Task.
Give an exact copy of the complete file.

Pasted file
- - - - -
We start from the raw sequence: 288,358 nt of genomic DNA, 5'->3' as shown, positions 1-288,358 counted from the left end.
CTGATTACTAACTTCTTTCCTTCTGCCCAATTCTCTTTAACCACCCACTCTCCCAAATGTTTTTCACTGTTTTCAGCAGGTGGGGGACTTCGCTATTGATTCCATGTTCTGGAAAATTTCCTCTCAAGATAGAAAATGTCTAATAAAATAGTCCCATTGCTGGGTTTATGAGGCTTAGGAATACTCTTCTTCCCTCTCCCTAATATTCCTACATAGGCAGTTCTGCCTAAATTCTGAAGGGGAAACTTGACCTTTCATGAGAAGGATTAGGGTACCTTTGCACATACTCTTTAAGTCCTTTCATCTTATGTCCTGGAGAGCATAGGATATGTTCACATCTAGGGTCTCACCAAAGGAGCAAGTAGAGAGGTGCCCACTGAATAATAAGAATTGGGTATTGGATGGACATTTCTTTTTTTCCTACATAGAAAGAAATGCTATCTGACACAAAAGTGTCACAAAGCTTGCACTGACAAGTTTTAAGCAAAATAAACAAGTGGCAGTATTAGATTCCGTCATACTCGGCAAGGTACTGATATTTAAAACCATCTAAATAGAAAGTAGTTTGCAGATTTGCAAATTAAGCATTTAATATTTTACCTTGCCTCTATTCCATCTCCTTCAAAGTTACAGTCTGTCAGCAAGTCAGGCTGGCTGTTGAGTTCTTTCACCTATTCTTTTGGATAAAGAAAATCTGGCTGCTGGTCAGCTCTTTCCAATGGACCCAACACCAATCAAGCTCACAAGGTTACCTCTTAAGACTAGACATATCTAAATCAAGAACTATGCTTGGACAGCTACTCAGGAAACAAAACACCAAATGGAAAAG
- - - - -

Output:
We start from the raw sequence: 288,358 nt of genomic DNA, 5'->3' as shown, positions 1-288,358 counted from the left end.
CTGATTACTAACTTCTTTCCTTCTGCCCAATTCTCTTTAACCACCCACTCTCCCAAATGTTTTTCACTGTTTTCAGCAGGTGGGGGACTTCGCTATTGATTCCATGTTCTGGAAAATTTCCTCTCAAGATAGAAAATGTCTAATAAAATAGTCCCATTGCTGGGTTTATGAGGCTTAGGAATACTCTTCTTCCCTCTCCCTAATATTCCTACATAGGCAGTTCTGCCTAAATTCTGAAGGGGAAACTTGACCTTTCATGAGAAGGATTAGGGTACCTTTGCACATACTCTTTAAGTCCTTTCATCTTATGTCCTGGAGAGCATAGGATATGTTCACATCTAGGGTCTCACCAAAGGAGCAAGTAGAGAGGTGCCCACTGAATAATAAGAATTGGGTATTGGATGGACATTTCTTTTTTTCCTACATAGAAAGAAATGCTATCTGACACAAAAGTGTCACAAAGCTTGCACTGACAAGTTTTAAGCAAAATAAACAAGTGGCAGTATTAGATTCCGTCATACTCGGCAAGGTACTGATATTTAAAACCATCTAAATAGAAAGTAGTTTGCAGATTTGCAAATTAAGCATTTAATATTTTACCTTGCCTCTATTCCATCTCCTTCAAAGTTACAGTCTGTCAGCAAGTCAGGCTGGCTGTTGAGTTCTTTCACCTATTCTTTTGGATAAAGAAAATCTGGCTGCTGGTCAGCTCTTTCCAATGGACCCAACACCAATCAAGCTCACAAGGTTACCTCTTAAGACTAGACATATCTAAATCAAGAACTATGCTTGGACAGCTACTCAGGAAACAAAACACCAAATGGAAAAG